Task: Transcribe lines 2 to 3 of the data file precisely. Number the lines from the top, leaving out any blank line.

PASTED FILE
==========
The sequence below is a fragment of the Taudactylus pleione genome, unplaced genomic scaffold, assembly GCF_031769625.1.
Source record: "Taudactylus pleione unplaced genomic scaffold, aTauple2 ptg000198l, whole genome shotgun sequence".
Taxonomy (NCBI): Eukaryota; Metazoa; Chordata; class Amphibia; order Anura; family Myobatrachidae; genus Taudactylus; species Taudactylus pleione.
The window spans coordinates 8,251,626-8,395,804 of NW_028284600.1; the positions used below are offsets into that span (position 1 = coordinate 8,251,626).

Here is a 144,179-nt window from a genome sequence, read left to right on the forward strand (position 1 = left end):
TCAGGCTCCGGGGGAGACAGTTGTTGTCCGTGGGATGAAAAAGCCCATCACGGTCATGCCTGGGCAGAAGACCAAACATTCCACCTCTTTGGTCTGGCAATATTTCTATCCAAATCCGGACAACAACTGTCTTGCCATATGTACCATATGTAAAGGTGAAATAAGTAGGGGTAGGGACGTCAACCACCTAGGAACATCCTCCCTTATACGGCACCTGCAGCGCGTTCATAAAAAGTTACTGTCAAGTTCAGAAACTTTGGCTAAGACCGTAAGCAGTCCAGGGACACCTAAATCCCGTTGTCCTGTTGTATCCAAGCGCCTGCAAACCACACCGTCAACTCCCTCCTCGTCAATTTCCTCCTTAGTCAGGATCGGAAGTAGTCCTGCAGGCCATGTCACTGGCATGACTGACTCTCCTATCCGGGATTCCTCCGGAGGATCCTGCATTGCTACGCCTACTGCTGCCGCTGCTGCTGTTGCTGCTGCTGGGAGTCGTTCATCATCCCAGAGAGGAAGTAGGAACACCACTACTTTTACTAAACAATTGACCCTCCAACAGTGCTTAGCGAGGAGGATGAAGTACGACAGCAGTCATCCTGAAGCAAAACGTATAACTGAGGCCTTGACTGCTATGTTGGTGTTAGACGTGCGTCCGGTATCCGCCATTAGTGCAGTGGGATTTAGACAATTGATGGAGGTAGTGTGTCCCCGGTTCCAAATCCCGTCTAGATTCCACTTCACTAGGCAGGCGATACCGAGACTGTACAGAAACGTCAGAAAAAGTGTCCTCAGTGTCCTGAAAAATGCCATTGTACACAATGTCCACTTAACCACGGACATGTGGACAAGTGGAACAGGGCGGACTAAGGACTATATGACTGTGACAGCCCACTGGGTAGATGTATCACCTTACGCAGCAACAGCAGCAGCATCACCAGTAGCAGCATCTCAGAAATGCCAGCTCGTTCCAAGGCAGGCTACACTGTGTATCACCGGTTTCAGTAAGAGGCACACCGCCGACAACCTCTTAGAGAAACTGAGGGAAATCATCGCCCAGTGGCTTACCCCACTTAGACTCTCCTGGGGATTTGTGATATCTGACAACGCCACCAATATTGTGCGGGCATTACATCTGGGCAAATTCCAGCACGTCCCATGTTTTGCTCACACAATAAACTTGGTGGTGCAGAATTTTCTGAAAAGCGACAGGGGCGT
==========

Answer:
Source record: "Taudactylus pleione unplaced genomic scaffold, aTauple2 ptg000198l, whole genome shotgun sequence".
Taxonomy (NCBI): Eukaryota; Metazoa; Chordata; class Amphibia; order Anura; family Myobatrachidae; genus Taudactylus; species Taudactylus pleione.